So how can you leverage these qualification courses of fire? First, find a qualification that works for you. If you want to test and train against the standards used by your local law enforcement, start by web searching the name of your city, county or state combined with terms like “firearm qualification course of fire” or similar words. I live in South Carolina and quickly Googled my way to the South Carolina Criminal Justice Academy. Right there in the General Information / Forms section was a document with the complete course of fire outlined. Let’s take a look.

The course consists of six different stages representing different scenarios. Five of those stages require drawing from the holster. For self-defense training, that’s a good thing to work into your routine. Here’s where your training will be more difficult than that of your local law enforcement candidates. You’ll want to draw from total concealment whereas officers carry openly. Hey, it’s a good challenge, and you'll have to be faster to make the time limits from concealment. Here are the six stages.

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Stage 1

From a distance of three yards, draw and fire two shots at your target. The course of fire will usually specify a specific target type, but you can use your own as long as you keep consistent. If the course is too easy for you, just use smaller targets. Repeat this two more times for three total shot strings. You have two-seconds per shot string or six-seconds total for the stage.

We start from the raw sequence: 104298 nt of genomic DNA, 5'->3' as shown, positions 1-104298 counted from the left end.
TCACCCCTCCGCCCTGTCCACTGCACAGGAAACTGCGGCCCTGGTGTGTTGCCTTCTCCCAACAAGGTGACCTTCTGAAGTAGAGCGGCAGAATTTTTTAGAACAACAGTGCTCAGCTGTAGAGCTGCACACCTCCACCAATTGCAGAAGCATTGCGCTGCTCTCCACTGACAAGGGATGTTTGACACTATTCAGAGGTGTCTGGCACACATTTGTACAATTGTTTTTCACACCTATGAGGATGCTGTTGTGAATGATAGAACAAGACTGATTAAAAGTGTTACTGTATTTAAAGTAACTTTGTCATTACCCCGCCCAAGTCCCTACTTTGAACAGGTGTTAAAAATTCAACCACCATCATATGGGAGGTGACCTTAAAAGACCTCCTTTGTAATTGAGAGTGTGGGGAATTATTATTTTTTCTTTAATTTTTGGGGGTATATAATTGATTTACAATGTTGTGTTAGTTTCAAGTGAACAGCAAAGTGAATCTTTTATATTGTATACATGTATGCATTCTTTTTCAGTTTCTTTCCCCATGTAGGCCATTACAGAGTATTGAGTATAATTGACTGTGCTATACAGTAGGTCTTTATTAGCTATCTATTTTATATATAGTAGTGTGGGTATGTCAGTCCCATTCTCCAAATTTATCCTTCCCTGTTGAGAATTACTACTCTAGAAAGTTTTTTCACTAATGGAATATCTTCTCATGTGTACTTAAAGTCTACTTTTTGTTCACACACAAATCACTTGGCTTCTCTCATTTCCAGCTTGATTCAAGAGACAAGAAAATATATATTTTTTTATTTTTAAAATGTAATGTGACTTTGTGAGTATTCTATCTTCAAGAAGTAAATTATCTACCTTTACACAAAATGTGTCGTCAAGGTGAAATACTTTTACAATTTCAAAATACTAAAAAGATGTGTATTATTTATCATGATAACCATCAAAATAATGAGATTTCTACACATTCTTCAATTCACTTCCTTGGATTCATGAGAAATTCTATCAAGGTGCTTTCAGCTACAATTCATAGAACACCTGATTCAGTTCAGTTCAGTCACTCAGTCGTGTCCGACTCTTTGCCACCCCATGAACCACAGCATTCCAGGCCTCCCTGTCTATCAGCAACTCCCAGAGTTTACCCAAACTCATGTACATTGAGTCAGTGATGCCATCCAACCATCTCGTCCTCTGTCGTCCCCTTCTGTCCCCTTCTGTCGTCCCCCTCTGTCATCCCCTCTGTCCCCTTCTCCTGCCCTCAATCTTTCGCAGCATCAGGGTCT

Stage 2

From seven yards, draw and fire two shots from your strong hand only followed by two shots from your weak hand. You have ten seconds. Repeat.

Stage 3

From 12 yards, draw and fire four rounds to empty. It helps to load your gun with only four rounds to start the drill! When the pistol runs dry, load a fresh magazine and fire two more shots. You have 12 seconds.

Stage 4

Again from the 12-yard line, but starting from a Weaver Stance or bladed ready position, fire two rounds in three seconds and repeat that string three more times. Then, fire two rounds, reload and fire two more shots within 12 seconds.